Monday, February 04, 2019
Chase’s Controversial Chief
Throughout his long career, Albert H. Wiggin of Peaceable Street did wonderful things for his company, the Chase National Bank in New York City. He helped make Chase one of the biggest and most influential banks in the country, if not the world, and aided European countries recovering from World War I. But his reputation was tarnished after the Crash of 1929, during which he pulled off maneuvers that made millions for himself in ways that wound up being investigated by the U.S. Senate.
Once listed among America’s richest people, Albert Henry Wiggin was born a minister’s son in 1868 in Medford, Mass. He never attended college and instead went to work in Boston straight out of high school, soon becoming a bookkeeper for a local bank. By the age of 23, he was an assistant for a national bank examiner.
He continued to rise in the Boston banking world and in 1899, moved to New York where he became at the beginning of the 20th Century one of the founders of Bankers Trust (which, at the end of the century, was acquired by Deutsche Bank).
It was around this time that Wiggin caught the eye of Alonzo Barton Hepburn, CEO of Chase National Bank. Hepburn liked the young man’s ideas, hired him, and in 1904 Wiggin was named the
Hepburn liked Wiggin so much, he encouraged him to establish a summer place in Ridgefield, and sold him some of the backland of his own estate on High Ridge, called Alnacraig. Wiggin built a many-roomed mansion at 47 Peaceable Street, calling it Peaceable Acres. The estate overlooked the Ridgefield Golf Club, later Ward Acres horse farm.
Locally Wiggin was known for his beautiful daughters, Marjorie and Muriel, and for being among the first owners of an automobile.
In 1911 Wiggin became Chase’s president. Under his leadership the bank’s deposits rose from $91 million in 1910 to more than $2 billion in 1930. He was CEO from 1917 until 1930. Time Magazine, which put him on the cover in 1931, called Chase “the biggest bank in the world” at that time.
In 1926, Chase merged with Mechanics and Metals National Bank to become the nation’s second largest bank, with Wiggin at its helm. At the time, The New York Times said Wiggin was
Despite this acclaim, some authorities were soon labeling Wiggin a scoundrel after it was revealed that, during the period of the 1929 stock market crash, he had been selling short some 42,000 of his personal shares in Chase National Bank at the same time he was committing Chase’s money to buying. He put his earnings in a Canadian holding company to avoid taxes, and made millions that the bank itself did not discover until a later U.S. Senate investigation.
“This is like a boxer betting on his opponent — a serious conflict of interest,” said financial reporter Andrew Beattie.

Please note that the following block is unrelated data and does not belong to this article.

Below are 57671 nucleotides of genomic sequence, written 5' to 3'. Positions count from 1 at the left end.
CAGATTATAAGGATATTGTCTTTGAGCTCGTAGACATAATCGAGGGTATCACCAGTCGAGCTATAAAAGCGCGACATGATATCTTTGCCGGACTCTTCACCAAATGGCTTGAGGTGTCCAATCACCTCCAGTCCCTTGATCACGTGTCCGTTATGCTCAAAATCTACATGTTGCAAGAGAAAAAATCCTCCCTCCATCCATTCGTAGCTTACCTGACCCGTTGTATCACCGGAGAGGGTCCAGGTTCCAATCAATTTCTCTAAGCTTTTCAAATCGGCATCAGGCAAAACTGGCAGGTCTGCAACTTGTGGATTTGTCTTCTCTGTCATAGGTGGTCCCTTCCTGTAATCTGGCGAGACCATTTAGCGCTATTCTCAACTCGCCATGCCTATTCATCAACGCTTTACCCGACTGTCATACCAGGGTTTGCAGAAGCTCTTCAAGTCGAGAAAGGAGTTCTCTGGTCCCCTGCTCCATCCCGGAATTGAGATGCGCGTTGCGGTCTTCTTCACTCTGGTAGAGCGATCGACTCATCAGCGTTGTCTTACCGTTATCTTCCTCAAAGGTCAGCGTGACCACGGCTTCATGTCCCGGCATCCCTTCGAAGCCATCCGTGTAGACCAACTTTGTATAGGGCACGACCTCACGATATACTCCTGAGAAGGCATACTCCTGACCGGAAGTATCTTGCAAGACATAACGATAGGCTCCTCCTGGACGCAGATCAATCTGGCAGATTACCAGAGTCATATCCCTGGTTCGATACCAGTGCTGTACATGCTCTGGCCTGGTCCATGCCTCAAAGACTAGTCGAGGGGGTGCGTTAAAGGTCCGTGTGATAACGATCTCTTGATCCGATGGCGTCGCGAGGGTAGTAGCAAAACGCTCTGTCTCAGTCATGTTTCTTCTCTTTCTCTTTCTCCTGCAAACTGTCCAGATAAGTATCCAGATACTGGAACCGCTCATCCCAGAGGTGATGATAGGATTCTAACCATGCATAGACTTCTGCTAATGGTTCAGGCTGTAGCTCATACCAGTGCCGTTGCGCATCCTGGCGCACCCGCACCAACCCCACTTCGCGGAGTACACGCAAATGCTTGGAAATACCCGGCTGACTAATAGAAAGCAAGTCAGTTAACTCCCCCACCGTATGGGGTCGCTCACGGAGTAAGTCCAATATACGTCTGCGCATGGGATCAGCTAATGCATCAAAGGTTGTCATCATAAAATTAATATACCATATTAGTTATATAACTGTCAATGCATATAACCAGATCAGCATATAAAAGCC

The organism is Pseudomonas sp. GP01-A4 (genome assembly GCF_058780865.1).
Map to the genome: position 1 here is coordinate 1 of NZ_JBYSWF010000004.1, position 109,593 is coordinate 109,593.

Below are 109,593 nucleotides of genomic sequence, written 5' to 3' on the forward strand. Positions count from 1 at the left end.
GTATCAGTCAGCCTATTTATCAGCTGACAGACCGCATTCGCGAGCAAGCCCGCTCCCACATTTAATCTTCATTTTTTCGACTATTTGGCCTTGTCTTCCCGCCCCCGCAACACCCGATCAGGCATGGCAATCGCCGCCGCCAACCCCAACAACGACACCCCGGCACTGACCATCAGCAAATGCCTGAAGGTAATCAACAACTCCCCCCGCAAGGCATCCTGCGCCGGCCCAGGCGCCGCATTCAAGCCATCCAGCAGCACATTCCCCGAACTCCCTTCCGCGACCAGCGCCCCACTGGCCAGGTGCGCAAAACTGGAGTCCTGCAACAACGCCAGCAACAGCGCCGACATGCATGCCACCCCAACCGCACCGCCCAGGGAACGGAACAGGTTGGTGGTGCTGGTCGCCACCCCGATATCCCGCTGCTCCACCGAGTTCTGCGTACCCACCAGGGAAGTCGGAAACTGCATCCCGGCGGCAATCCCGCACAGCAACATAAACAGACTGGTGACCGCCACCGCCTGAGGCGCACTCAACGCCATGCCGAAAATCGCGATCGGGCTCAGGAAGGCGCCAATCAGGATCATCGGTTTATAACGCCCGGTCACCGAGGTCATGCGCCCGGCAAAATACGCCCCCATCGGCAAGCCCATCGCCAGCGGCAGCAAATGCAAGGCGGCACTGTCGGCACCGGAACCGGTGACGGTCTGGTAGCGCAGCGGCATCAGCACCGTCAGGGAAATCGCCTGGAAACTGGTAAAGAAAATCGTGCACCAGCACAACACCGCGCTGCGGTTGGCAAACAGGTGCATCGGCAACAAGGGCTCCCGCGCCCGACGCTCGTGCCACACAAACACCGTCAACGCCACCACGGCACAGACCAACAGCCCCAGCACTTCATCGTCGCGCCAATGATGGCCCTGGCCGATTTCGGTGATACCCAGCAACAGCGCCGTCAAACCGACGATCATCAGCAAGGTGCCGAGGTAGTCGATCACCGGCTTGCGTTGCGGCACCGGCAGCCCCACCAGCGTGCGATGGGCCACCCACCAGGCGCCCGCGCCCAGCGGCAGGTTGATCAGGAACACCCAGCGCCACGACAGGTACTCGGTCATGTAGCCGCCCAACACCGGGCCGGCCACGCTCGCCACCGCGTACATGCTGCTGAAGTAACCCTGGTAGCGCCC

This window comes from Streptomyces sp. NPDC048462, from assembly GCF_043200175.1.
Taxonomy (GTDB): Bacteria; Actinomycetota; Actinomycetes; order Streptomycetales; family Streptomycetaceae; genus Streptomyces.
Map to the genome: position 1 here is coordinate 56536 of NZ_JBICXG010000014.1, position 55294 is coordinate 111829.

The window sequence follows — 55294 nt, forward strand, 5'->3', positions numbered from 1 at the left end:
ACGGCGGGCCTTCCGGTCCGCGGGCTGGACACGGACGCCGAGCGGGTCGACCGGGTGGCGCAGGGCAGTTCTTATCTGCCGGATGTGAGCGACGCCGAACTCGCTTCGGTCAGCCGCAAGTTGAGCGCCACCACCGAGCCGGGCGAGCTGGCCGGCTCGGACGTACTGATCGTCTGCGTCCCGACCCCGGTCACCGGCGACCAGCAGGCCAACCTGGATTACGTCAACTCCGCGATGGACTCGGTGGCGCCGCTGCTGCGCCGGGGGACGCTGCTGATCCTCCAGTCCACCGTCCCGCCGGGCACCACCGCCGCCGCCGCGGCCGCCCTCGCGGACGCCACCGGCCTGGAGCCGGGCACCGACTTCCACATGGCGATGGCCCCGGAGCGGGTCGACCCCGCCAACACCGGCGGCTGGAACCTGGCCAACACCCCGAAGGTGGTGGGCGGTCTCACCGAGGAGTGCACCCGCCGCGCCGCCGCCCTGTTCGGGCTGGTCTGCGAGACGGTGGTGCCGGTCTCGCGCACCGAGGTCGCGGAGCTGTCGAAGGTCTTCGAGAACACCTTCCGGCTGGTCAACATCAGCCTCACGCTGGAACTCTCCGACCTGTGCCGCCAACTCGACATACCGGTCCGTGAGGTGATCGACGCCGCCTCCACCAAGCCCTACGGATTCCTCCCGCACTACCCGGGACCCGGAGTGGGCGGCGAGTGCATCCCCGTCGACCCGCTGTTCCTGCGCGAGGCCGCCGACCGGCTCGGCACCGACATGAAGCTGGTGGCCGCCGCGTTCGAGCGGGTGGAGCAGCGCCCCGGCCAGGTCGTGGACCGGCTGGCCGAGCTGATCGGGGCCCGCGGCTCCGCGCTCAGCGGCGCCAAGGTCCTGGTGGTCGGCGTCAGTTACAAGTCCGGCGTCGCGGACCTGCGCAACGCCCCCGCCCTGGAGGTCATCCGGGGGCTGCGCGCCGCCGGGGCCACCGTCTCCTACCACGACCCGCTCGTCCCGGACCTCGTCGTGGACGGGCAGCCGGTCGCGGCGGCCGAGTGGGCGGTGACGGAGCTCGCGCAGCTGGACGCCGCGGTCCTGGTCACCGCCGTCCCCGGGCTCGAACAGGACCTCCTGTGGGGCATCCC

And yet, he did nothing illegal.
Ferdinand Pecora, chief counsel to the Senate Banking Committee, said of Wiggin, “In the entire investigation, it is doubtful if there was another instance of a corporate executive who so
Economics professor and market historian Charles Geisst said what Wiggins did “gave banking and the stock market a bad name for at least two generations after the Crash.”
Wiggin was forced to retire, but was never prosecuted for any legal wrongdoing. He was given a $100,000-a-year pension from the bank ($1.7 million in 2016 dollars), but later turned it down after a public outcry.
As a result of the case, Congress added what some called the “Wiggin Provision” to federal Securities Exchange Act to prevent company directors from selling short on their own stocks and making a profit from their own company’s bad times.
Despite this episode, Wiggin received praise for his efforts to curb the crash of 1929. Said The Times in 1951, “Mr. Wiggin was one of the banking leaders who made large sums available to boster the slipping market. The confidence that he and other leading bankers showed in the country was credited with having done much to prevent the complete collapse of the nation’s financial structure.”
Wiggin had sold his Ridgefield home in 1921, long before the crash, and eventually had a retreat on the shore in Greenwich where he died in 1951 at the age of 83.
He was a benefactor of many organizations. When he was a young man, he began collecting art prints, drawings, and watercolors, as well as antique books. He donated his huge collections of
In 1949, Dodd, Mead and Company published Marjorie Wiggin Prescott’s biography of her father, New England Son. According to the dust jacket, “This is the life of Albert Henry Wiggin, a parson’s son who struggled his way out of Cousin Walter’s hand-me-downs to the eventual presidency of the largest bank in the world. It is a story of hard work, close friendships and salty New England humor — a uniquely American success story. It is a portrait of a remarkable man, the man who built the Chase Bank; but it is, more than that, the portrait of a golden era of American growth and optimism. You will share Mrs. Prescott’s amusement at the recollection of her father’s first job in Boston, when one of his daily duties was to make sure that a certain elderly party on Louisburg Square was likely to live long enough to pay off his bank debt. You will smile with her at the ironic Wiggin reply to a ceremonious cable from a banking group in London.”
The book, according to Ridgefield historian Richard E. Venus, also “presented a stirring defense of her father.”
He added, “One cannot read this warm portrayal of a father by his admiring daughter without gaining a large amount of respect for one of the most famous bankers that this nation ever produced.”
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